For centuries, money issued by governments has served as the lifeblood of the global economy — the currencies in which people hold savings, make payments and keep accounts, and in which nations measure their wealth and geopolitical power.
But in our digital age, it’s facing a bizarre, postmodern sort of competition. Cryptocurrencies — created to supplant the traditional, sovereign kind — have become a widespread obsession, inspiring their own counterculture and attracting hundreds of billions of dollars in speculative investment that may or may not have anything to do with their viability.
How, if at all, should issuers of the world’s official currencies respond? In a word: carefully. As financial regulators, they need to strike a balance between encouraging innovation and preventing harm. Most important, as competitors in the global market for cash, they need to improve their products.
Money comes in various forms, none ideal. Notes and coin allow for easy face-to-face transactions and serve as a mostly stable store of purchasing power, but they’re costly to hold in significant amounts and no use for transactions at a distance. Bank deposits, along with the credit and debit cards connected to them, are more convenient but also flawed. They often entail hefty fees, and since (unlike fiat money) they aren’t a direct liability of the government, they involve an element of risk — relying on institutions that don’t always succeed in maintaining the public’s trust. The 2008 financial crisis took a lasting toll on confidence in the banking system — one reason holdings of physical currency have since increased.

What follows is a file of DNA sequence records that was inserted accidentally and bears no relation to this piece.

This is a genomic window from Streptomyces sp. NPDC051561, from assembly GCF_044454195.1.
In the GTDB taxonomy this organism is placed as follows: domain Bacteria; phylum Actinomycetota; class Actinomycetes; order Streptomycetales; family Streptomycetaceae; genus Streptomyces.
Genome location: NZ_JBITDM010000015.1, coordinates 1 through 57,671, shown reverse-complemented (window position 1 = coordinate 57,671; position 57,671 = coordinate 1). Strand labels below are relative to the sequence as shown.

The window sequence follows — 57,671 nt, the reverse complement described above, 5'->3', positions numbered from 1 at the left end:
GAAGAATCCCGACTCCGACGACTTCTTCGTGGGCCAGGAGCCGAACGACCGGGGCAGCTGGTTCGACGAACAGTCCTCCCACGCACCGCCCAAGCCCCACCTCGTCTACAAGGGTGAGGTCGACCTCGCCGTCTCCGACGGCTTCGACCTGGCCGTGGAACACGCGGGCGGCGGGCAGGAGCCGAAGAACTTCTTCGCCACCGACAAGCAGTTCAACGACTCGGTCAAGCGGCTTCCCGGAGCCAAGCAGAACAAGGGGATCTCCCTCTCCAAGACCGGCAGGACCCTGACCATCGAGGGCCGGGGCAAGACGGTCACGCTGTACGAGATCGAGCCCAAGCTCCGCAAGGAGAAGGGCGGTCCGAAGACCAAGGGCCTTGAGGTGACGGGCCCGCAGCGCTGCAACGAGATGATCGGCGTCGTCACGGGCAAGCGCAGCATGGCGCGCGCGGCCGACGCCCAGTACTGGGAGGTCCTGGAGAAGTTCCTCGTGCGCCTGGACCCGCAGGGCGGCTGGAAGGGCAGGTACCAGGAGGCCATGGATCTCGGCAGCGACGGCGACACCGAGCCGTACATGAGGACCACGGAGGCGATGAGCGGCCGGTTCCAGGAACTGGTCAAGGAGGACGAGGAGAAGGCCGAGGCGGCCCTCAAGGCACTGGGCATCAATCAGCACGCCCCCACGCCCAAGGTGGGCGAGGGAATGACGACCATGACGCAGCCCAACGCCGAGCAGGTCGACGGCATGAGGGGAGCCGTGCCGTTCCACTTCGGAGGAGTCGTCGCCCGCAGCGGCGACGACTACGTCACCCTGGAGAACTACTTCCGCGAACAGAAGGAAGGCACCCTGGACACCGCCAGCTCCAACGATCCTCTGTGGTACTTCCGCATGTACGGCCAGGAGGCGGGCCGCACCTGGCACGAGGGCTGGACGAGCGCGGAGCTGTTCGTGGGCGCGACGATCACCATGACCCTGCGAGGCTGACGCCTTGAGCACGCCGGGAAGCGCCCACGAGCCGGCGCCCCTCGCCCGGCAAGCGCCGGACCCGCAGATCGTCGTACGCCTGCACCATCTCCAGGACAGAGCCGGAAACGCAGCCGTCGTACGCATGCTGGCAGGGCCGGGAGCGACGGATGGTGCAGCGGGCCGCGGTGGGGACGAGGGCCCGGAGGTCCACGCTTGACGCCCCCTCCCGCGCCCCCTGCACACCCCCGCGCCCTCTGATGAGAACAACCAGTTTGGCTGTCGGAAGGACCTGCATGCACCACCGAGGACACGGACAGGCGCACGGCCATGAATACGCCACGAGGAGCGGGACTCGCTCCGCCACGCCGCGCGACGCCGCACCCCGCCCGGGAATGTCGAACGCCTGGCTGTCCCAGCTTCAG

Enter Bitcoin, the first cryptocurrency. In a 2008 white paper, the pseudonymous Satoshi Nakamoto described a system of electronic cash that would operate outside established channels and dispense with the need to trust any central authority or institution. A computer protocol would create new digital tokens. And a voluntary network of processing nodes would maintain a dispersed public ledger known as a blockchain, employing high-powered cryptography to ensure accuracy, security and anonymity. Instead of handling paper bills or transmitting deposits, people would make payments using private alphanumeric keys establishing ownership of their Bitcoin.